There was strong reaction Wednesday to the C- grade Dallas Police Chief U. Renee Hall gave herself for her handling of police reform protests earlier this year.
Hall’s self-evaluation came Tuesday at a special Dallas City Council Public Safety Committee meeting at which Hall delivered the “After Action Report” on the demonstration that occurred May 29 through June 1.
The strongest council member criticism Tuesday centered on the June 1 demonstration on the Margaret Hunt Hill Bridge.
Days after the bridge protest, Hall told Council Members at a public meeting that no tear gas was used on the bridge. The new report said tear gas was used.
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Councilman Omar Narvaez said he relied on the earlier information from Hall in talking with community leaders.
“I’m outraged as a council member and I am outraged as a person who lives in the city of Dallas, that even in this report, I don’t know who to trust,” Narvaez said.
Several council members disputed police claims that demonstrators were blocked from entering the bridge in the first place.
Councilman Adam Medrano said he was there that night.
“I felt there were cover-ups, very disappointed in those parts of the report,” Medrano said. “I know what I saw.”
The C- grade Hall gave herself Tuesday came in response to a question from Medrano.
Dallas Police Association President Mike Mata said Hall went too easy on herself with that grade.
“We need to hold people accountable who make the decisions within this Police Department,” Mata said.
Mata, the leader of the largest Dallas police union, said commanders failed officers because there was a lack of clear direction during the four days of protests.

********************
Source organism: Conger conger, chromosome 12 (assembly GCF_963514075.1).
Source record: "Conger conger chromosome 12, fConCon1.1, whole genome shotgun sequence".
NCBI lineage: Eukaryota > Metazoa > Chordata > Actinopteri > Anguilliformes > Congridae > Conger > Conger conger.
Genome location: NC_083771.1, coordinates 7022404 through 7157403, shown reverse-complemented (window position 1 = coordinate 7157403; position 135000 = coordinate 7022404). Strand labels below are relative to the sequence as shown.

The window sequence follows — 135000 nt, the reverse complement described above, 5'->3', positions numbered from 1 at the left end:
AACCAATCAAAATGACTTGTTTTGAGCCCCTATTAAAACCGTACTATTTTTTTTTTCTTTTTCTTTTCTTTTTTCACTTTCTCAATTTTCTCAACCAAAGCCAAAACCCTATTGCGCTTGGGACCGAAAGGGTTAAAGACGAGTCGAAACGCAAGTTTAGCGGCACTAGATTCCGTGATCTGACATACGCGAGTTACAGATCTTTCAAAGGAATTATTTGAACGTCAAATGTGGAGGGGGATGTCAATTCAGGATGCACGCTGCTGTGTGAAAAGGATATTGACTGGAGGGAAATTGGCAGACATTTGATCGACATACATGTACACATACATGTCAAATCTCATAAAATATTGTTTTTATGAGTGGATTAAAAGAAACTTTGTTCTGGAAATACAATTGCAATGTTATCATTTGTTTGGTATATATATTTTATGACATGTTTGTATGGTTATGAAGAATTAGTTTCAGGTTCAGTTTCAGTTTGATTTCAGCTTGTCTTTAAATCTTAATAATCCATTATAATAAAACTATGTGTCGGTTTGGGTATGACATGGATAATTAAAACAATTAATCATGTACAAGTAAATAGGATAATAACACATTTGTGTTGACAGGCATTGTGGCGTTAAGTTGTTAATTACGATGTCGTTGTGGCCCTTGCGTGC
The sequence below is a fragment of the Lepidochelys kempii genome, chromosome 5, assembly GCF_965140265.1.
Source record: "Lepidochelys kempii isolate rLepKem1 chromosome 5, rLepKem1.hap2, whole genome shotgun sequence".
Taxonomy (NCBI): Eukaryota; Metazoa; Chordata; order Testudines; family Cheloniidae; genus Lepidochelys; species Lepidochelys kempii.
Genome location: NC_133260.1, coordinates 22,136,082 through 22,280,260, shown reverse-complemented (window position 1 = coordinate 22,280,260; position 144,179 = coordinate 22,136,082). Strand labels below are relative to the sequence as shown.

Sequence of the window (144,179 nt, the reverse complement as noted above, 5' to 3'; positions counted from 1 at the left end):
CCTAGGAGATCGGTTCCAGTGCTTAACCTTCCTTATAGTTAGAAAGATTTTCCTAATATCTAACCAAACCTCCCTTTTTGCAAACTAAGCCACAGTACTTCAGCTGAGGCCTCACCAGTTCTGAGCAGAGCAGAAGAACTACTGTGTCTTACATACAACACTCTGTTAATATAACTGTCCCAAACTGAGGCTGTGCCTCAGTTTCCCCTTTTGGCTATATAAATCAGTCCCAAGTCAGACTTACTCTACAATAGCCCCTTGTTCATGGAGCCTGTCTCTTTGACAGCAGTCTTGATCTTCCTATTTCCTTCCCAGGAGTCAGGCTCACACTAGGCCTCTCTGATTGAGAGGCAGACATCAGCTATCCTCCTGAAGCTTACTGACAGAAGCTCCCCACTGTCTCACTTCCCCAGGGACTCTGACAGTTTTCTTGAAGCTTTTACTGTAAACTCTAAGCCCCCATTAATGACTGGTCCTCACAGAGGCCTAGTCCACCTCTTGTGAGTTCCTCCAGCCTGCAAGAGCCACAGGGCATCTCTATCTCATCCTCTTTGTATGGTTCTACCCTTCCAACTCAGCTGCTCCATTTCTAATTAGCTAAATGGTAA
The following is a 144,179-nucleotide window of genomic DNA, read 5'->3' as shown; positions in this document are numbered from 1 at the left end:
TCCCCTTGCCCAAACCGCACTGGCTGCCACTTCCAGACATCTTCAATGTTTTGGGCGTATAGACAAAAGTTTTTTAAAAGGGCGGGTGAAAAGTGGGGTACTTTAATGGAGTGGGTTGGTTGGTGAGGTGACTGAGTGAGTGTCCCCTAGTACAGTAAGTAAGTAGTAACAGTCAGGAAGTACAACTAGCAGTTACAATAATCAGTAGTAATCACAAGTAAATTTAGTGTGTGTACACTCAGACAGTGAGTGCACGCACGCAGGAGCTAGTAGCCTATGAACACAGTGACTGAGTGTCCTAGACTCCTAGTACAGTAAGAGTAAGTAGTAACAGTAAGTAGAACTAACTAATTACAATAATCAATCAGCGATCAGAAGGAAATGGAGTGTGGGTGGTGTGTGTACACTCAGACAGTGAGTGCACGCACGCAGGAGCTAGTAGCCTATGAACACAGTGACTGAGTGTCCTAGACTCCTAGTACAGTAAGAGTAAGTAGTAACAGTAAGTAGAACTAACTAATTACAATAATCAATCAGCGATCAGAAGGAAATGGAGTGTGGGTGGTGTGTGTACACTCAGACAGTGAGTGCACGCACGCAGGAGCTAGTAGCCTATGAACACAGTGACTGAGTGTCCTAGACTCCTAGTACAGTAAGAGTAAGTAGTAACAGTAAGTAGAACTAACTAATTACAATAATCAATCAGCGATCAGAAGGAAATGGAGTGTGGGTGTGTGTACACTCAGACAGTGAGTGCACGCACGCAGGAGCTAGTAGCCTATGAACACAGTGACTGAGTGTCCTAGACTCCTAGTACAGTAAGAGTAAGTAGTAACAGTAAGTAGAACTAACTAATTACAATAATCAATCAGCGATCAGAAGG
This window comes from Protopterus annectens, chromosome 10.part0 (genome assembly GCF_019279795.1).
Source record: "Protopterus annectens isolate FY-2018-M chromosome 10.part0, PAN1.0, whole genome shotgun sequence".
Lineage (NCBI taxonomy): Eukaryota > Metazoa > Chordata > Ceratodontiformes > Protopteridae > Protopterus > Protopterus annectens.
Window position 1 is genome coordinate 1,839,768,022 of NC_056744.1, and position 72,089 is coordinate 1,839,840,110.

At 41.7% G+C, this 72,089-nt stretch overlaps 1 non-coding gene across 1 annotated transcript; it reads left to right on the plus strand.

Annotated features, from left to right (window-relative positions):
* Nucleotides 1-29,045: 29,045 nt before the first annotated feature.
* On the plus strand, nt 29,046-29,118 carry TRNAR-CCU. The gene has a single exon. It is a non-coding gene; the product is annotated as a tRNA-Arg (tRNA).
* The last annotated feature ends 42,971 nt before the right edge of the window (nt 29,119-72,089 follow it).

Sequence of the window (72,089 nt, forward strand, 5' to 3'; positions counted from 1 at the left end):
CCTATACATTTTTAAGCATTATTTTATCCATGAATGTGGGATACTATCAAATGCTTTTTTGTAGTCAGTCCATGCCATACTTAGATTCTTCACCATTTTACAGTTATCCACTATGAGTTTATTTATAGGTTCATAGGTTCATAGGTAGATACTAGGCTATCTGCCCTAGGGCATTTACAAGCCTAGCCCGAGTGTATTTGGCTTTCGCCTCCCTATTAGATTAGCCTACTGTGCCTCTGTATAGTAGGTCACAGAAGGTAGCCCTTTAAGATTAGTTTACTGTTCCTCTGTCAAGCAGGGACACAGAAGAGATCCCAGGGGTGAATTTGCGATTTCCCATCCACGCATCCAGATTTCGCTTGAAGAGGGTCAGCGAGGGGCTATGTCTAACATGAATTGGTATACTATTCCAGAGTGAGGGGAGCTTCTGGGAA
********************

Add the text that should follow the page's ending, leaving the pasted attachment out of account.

As citizens complain about police over-reaction, Mata said many officers were left to fend for themselves during the demonstrations.
“How do you hold the rank and file responsible for that? That’s why we have or should have, an experienced chain of command, who know what to do and when to do it. And when you don’t have that, poor decisions are made and bad things happen,” Mata said.
Black Police Association President Terrance Hopkins said Hall graded herself too harshly.
“This city managed these events better than most large cities throughout the country. Some of those cities are still burning,” Hopkins said.
In the past, Hopkins said Dallas Police have not allowed demonstrators to protest on highways. He said condoning a demonstration on a highway bridge is not appropriate.
“No, we shouldn’t allow that. That’s what public safety is all about. So, why is it that members of our Public Safety Committee don’t understand that? So, there’s a big disconnect there,” Hopkins said.
Tarleton State Criminal Justice Professor Alex Del Carmen said police chiefs typically do not publicly grade themselves because they need to maintain the confidence of their officers and the public.
“That was kind of a surprise to me that she gave herself a self-assessment at this point,” Del Carmen said.
The criminal justice expert conducts state-required training for Texas Police Chiefs which he said Hall has received.
“We constantly remind them about transparency, legitimacy, and being able to implement accountability within their police organizations,” Del Carmen said.
He reviewed the 85-page “After Action Report” that was presented to the City Council Committee Tuesday.
“In their crowd control mode that the Dallas Police Department was in, they failed at de-escalating, in my view, and the report actually supports that notion as well,” he said.
Clearly looting and property damage required law enforcement during those days, but Del Carmen said commanders failed to manage the response.
“I think the point here is, what is the mechanism by which they could have done that? And was the force that they used required and necessary in those particular instances? And I think what the report says that there were opportunities that they simply missed,” Del Carmen said.
Chief Hall has said changes will be made. Del Carmen said she must embrace the changes City Council Members demand.
In the Dallas form of government, City Council Members have budget and policy oversight, but it is City Manager T.C. Broadnax who hires and fires the Police Chief.
Through a spokesperson Wednesday, Broadnax decline comment on personnel matters. The spokesperson said Broadnax shares his thoughts with Hall.